EVANS PETROLEUM OUTLETS Fish Creek 2 Falls Road Foster 94 Main Street Inverloch 25 Williams Street Johnsonville 1760 Princes Highway Korumburra South 2-8 Commercial Street Leongatha Westside 7 Anderson Street Leongatha 95 Bair Street Mirboo North 106 Ridgway Newmerella 5327 Princes Highway Rosedale Prince Street Sale 344-350 Raglan Street Toora 26 Foster Road Wonthaggi 103-105 McKenzie Street Yarram 325 Commercial Street

RITCHIES SUPA IGA Stores Churchill 5-8 Georgina Way Maffra 102 Johnson Street Paynesville 3-5 Wellington Street Sale 177 York Street Wonthaggi 160 Graham Street

WONTHAGGI NEWSAGENCY & LOTTO OPEN SIX DAYS A WEEK | CLOSED SUNDAY 31 Murray Street, Wonthaggi Vic 3995 Tel: 5672 1256

Gippsland the Lifestyle Magazine is published quarterly. This magazine is distributed throughout Victoria. All photographs in this publication are copyright to Gippsland the Lifestyle, and if any are used in other publications or used in a commercial sense, you are liable to prosecution. Permission to use any photos in the publication must be obtained by contacting South Gippsland Publishing Pty Ltd via email to: gippslandlifestyle@bigpond.com Disclaimer: © South Gippsland Publishing Pty Ltd 2021, All Rights Reserved, has the discretion to add or remove words or photos that are deemed unsuitable for the magazine. South Gippsland Publishing Pty Ltd is not responsible or liable for any inaccuracies, omissions, or use of information contained within these pages, offering no warranties, either expressed or implied with respect to any material contained within the pages. Material in this magazine cannot be published or reproduced without South Gippsland Publishing Pty Ltd's written consent. Failure to heed to this could result in prosecution. The opinions and views expressed within this publication are not necessarily those of the publishers.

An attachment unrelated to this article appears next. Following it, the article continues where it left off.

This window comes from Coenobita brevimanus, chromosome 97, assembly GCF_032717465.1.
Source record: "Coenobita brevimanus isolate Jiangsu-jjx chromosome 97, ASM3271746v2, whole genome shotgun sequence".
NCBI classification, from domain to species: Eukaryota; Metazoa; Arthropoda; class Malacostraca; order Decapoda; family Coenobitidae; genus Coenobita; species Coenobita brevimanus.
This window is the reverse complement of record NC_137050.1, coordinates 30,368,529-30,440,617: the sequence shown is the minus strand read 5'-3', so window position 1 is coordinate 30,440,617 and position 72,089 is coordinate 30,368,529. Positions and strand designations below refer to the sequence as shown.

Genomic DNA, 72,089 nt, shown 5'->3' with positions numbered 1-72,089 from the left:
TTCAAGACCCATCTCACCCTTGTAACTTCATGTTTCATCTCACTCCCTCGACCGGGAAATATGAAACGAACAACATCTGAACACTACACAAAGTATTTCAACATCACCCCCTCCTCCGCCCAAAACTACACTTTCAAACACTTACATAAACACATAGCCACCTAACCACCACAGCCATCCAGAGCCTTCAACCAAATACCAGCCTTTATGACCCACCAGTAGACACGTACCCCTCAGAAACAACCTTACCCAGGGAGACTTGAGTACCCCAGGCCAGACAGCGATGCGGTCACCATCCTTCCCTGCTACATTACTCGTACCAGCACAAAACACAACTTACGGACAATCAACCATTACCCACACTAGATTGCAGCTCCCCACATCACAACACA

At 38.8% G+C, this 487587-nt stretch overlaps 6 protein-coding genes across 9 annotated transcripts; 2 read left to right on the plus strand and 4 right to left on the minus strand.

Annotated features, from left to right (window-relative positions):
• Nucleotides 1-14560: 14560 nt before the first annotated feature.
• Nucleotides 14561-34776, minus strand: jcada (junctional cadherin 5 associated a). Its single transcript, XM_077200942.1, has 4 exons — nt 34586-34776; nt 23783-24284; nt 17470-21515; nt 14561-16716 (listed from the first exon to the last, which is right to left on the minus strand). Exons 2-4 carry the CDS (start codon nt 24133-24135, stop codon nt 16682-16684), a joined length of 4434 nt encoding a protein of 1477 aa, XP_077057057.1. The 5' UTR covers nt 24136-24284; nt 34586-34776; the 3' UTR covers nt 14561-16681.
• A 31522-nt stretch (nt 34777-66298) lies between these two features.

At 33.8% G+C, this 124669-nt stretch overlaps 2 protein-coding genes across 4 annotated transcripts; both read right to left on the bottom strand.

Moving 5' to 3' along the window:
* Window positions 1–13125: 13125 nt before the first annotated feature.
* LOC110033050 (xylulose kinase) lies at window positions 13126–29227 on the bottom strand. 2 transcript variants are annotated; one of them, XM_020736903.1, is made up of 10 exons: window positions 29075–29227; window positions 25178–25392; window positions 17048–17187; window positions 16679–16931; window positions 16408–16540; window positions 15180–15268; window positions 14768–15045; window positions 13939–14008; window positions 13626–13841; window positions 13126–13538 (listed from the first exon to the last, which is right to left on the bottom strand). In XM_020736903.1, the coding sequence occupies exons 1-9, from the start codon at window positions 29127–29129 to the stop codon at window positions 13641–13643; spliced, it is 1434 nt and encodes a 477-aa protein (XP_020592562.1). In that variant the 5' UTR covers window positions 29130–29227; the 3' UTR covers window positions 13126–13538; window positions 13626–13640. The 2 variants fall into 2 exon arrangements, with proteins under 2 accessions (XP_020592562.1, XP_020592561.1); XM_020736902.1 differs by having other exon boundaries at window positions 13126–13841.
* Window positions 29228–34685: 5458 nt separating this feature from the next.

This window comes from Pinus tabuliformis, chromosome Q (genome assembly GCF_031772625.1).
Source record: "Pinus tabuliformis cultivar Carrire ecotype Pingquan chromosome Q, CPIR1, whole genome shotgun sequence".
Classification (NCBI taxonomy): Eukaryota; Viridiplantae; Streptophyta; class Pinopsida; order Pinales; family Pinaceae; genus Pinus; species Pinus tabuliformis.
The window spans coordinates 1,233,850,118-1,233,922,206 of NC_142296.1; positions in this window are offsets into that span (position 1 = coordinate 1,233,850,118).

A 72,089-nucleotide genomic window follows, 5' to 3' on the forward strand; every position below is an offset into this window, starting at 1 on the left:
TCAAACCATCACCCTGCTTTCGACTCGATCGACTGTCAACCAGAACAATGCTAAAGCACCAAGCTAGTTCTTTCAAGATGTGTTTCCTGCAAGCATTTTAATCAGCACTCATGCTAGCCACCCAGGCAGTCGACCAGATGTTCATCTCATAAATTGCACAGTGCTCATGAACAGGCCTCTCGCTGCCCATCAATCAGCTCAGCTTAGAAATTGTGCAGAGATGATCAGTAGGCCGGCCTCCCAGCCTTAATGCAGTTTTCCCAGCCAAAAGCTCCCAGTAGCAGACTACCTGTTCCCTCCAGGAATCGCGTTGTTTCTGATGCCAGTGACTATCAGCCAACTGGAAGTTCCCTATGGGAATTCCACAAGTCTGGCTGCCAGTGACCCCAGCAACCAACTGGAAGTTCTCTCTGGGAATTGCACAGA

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There are many things you can find in Gippsland, proudly made by Gippslanders, but would you have expected stunning pieces from an internationally renowned jeweller and watchmaker? You can find them gracing the exclusive pages of Forbes and International Watch Magazine. You can also find them here in Gippsland, in Bairnsdale. Yes - tucked away in Bairnsdale, this family owned and operated studio has quietly been crafting away and making waves all across the globe for decades. Their award-winning original designs have led to their pieces becoming highly sought after and coveted by many an elite; an audience that have developed a deep appreciation for the unique designs and techniques that can only be found at Curtis Australia.